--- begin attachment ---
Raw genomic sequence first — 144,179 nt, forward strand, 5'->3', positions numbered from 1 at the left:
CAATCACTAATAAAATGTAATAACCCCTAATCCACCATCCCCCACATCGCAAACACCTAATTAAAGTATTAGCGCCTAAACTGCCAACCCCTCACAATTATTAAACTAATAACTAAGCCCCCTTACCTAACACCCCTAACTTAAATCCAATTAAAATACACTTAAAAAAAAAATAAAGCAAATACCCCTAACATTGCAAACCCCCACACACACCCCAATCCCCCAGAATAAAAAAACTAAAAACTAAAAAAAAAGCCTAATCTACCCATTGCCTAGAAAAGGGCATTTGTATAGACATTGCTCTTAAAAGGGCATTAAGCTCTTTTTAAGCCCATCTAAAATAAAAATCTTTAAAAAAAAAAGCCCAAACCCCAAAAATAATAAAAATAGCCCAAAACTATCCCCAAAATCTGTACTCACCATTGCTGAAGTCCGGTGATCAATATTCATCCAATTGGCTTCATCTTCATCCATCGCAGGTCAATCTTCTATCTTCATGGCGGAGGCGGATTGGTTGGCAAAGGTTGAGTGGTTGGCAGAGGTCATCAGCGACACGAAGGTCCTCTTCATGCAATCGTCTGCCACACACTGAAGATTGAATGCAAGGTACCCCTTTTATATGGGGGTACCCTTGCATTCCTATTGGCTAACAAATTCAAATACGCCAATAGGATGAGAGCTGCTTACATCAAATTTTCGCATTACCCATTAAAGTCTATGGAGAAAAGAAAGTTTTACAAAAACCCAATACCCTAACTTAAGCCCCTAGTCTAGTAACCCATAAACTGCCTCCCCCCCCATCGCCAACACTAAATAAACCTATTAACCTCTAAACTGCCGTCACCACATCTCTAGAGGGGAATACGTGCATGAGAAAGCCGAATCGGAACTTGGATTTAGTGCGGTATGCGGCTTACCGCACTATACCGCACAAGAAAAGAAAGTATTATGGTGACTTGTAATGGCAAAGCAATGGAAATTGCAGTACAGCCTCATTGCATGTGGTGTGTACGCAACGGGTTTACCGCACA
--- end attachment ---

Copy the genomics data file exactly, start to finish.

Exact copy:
Raw genomic sequence first — 144,179 nt, forward strand, 5'->3', positions numbered from 1 at the left:
CAATCACTAATAAAATGTAATAACCCCTAATCCACCATCCCCCACATCGCAAACACCTAATTAAAGTATTAGCGCCTAAACTGCCAACCCCTCACAATTATTAAACTAATAACTAAGCCCCCTTACCTAACACCCCTAACTTAAATCCAATTAAAATACACTTAAAAAAAAAATAAAGCAAATACCCCTAACATTGCAAACCCCCACACACACCCCAATCCCCCAGAATAAAAAAACTAAAAACTAAAAAAAAAGCCTAATCTACCCATTGCCTAGAAAAGGGCATTTGTATAGACATTGCTCTTAAAAGGGCATTAAGCTCTTTTTAAGCCCATCTAAAATAAAAATCTTTAAAAAAAAAAGCCCAAACCCCAAAAATAATAAAAATAGCCCAAAACTATCCCCAAAATCTGTACTCACCATTGCTGAAGTCCGGTGATCAATATTCATCCAATTGGCTTCATCTTCATCCATCGCAGGTCAATCTTCTATCTTCATGGCGGAGGCGGATTGGTTGGCAAAGGTTGAGTGGTTGGCAGAGGTCATCAGCGACACGAAGGTCCTCTTCATGCAATCGTCTGCCACACACTGAAGATTGAATGCAAGGTACCCCTTTTATATGGGGGTACCCTTGCATTCCTATTGGCTAACAAATTCAAATACGCCAATAGGATGAGAGCTGCTTACATCAAATTTTCGCATTACCCATTAAAGTCTATGGAGAAAAGAAAGTTTTACAAAAACCCAATACCCTAACTTAAGCCCCTAGTCTAGTAACCCATAAACTGCCTCCCCCCCCATCGCCAACACTAAATAAACCTATTAACCTCTAAACTGCCGTCACCACATCTCTAGAGGGGAATACGTGCATGAGAAAGCCGAATCGGAACTTGGATTTAGTGCGGTATGCGGCTTACCGCACTATACCGCACAAGAAAAGAAAGTATTATGGTGACTTGTAATGGCAAAGCAATGGAAATTGCAGTACAGCCTCATTGCATGTGGTGTGTACGCAACGGGTTTACCGCACA